Responding to Suggestions

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Mark Hopkins, a sculptor in Loveland, Colorado, was offered a commission by the director of the Creation Museum in Petersburg, Kentucky, but the proposed subject was a bit odd. “He wanted me to do a sculpture of Noah’s Ark, including a dinosaur or two,” he said. (The Creation Museum “brings the pages of the Bible to life,” according to its Web site.) “I thought, ‘that’s ridiculous.’ I told him, ‘it will look like Dinotopia.’ It just wouldn’t make any sense, so I rejected the idea.” But he said it nicely, diplomatically, “something like, ‘Let me think about that for a while,’ because you don’t want to hurt someone’s feelings.” Continue reading

The Missing Archive of Yuri Schwebler

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Installing “Magnetic North,” c 1970-71. Image Courtesy Rory Connell

Now that it is winter, and the east coast of the U.S. is likely bracing for another portmanteau of snow, we’ll take a moment to recall the time the Washington Monument was turned into a sundial.

Featured briefly on the CBS Evening News on Monday, February 11, 1974, sculptor Yuri Schwebler, visibly cold, stands by and somewhat awkwardly discuses his motivation to ray lines away from the base of the Washington Monument to transform it into a sun dial. As his response ranges from articulate to school-boy giddy, it’s clear his motivation is sincere: sincere-enough that in 1971 he filed a permit with the National Park Service and waited three years before the snow was just the right depth to make the work. Continue reading

The alternative art school movement

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“Back to school” sounds good to children (who get to see their friends every day again) and to their parents (who get to not see their children for a number of hours every week day), but adults often find that their own schooling – say, earning a Master of Fine Arts degree – can be a hassle, what with the job, the kids, the cost of tuition, moving. Tuition for an MFA in sculpture at the Maryland Institute College of Art currently runs $43,760 for a full year (and it is a two-and-a-half year program), and then there are a range of required and optional fees, and we haven’t even gotten to food and accommodations. The low-residency MFA in studio art at the college is exactly half the cost of the full-time rate, which may be more palatable but still a big chunk of change. Continue reading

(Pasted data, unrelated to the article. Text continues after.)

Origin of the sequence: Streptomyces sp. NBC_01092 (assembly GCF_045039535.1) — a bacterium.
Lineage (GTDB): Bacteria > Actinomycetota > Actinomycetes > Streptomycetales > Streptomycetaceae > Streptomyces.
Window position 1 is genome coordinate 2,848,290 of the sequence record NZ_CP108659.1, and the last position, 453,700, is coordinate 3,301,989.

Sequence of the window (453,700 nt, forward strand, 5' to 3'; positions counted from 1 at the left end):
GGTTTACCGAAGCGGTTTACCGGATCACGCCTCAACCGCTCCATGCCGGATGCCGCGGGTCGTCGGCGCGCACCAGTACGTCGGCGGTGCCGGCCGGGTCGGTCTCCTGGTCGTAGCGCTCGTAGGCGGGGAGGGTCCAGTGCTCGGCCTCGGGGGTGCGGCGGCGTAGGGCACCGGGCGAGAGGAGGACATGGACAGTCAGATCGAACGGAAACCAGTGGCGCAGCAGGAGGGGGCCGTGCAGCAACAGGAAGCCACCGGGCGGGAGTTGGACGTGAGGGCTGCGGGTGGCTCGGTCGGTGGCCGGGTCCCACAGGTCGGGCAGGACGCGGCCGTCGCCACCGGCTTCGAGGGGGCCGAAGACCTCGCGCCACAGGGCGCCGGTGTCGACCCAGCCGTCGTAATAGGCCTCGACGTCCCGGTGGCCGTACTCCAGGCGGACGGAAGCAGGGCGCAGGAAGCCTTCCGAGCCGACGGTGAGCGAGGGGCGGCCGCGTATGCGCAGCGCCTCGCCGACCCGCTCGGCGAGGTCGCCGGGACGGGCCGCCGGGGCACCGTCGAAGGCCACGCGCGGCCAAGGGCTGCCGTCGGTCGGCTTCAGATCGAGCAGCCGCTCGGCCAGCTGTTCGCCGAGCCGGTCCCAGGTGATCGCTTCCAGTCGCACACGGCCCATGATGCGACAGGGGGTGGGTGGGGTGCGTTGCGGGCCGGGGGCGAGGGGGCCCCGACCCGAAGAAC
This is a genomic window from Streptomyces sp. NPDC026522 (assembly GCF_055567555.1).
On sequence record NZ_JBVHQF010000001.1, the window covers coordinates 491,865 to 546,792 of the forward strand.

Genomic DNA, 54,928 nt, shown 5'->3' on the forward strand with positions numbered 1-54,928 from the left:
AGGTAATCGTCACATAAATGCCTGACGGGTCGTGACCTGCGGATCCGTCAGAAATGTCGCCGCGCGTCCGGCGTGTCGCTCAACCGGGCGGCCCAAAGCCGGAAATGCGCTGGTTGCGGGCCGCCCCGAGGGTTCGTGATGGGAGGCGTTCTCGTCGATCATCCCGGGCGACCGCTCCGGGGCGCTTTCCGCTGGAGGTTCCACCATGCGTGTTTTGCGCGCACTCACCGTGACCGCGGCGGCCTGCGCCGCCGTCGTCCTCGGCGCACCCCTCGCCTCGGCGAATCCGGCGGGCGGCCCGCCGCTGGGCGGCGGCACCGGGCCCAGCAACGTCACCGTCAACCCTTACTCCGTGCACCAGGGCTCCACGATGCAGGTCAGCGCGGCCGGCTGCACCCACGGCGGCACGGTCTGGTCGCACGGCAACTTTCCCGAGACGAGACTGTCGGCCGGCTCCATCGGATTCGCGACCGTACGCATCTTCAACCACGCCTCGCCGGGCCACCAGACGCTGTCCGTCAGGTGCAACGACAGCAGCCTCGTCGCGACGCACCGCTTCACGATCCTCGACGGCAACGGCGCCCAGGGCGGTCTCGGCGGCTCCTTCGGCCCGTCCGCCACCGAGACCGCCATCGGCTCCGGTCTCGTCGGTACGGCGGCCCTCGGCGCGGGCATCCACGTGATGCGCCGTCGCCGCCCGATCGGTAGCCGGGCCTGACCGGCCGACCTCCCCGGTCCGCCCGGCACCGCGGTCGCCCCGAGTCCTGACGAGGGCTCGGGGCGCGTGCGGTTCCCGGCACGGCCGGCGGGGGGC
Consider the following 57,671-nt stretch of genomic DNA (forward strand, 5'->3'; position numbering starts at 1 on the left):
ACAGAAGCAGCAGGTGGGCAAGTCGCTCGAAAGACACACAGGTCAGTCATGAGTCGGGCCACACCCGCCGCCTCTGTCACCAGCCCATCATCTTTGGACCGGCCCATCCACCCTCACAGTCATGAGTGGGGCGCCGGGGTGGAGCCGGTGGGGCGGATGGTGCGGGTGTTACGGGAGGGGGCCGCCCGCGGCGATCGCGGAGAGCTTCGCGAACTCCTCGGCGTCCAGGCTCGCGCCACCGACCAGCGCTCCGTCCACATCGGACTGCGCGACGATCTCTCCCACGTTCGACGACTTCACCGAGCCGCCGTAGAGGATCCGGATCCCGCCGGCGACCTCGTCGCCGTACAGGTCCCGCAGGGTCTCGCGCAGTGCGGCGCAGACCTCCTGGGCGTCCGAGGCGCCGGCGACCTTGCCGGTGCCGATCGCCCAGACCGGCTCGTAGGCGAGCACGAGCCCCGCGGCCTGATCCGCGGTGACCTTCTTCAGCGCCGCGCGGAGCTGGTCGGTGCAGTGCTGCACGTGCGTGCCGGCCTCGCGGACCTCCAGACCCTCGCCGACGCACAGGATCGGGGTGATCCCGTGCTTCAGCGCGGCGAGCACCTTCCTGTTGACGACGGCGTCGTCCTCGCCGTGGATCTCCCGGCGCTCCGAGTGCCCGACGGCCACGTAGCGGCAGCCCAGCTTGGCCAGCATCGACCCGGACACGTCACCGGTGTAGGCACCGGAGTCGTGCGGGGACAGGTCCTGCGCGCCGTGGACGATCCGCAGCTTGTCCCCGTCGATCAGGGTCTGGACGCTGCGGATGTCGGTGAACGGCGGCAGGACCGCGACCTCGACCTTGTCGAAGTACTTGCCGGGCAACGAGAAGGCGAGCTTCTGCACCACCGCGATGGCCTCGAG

Is That an Insult?

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It sometimes seems as though being an artist gives the rest of the world a license to be insulting, if unintentionally. Can you really make a living from this? Is that a cat? Could you do that in yellow? Wouldn’t it look better flipped on its side? Artists who sell directly to the public regularly face those and other questions and comments that seemingly denigrate their professionalism and their art. What’s more, the same questions get asked repeatedly by different people at exhibitions and fairs, which could turn sensitive souls sarcastic and mocking, hardly a good way to engender sales. Continue reading

Reestablishing Rockne

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The Miami Line in 1987 photo by RK

“I got to spend a lot of time on roof tops with my dad,” says Heather Krebs. She recalls a postcard from her father, dated 1974, telling her the laser piece they worked on had been turned on. She laughs. “I was five.”

Rockne Krebs, the father of laser art, got rooftop access to some atypical locations for his installations—The Kennedy Center, Lincoln Memorial, parts of Disney Land—and often took his daughter.  “It was sort of like having this backstage pass….hanging out in these areas and looking over the scenery and the laser sculpture from views that few would see,” she remembers. Continue reading

Pet Portraiture

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William Nedham’s A Toy Spaniel and a Springer Spaniel in a Landscape

Let’s talk about pet portraiture, a memorial in paint or metal of that other member of the family. The most common subject is a horse, followed closely by dogs and far behind is a wide range of creatures – cats, canaries, snakes, fish and whatever else people want in their homes. “Someone once painted a lizard, and we had a painting with a frog in it,” said Jaynie Spector, owner of the Charleston, South Carolina-based Dog and Horse Fine Art & Portraiture gallery, which represents “more than 30 artists across the United States and Europe” who specialize in animal art and take commissions for pet portraits. Most of those artists are painters, but some are sculptors who are asked to create a bronze of some animal that has passed away. Continue reading

When Artists Divorce

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How much more enjoyable it is to speak of love and marriage than of splitting up, but divorce happens, and it happens to artists at probably the same rate as for everyone else. Marital property – everything acquired during the marriage – needs to be divided in some way: the cars, the house, the bank account, the furniture. So, too, the artwork created by the artist-spouse, and along with the physical objects are current and future revenues from licensing as well as the copyright. Continue reading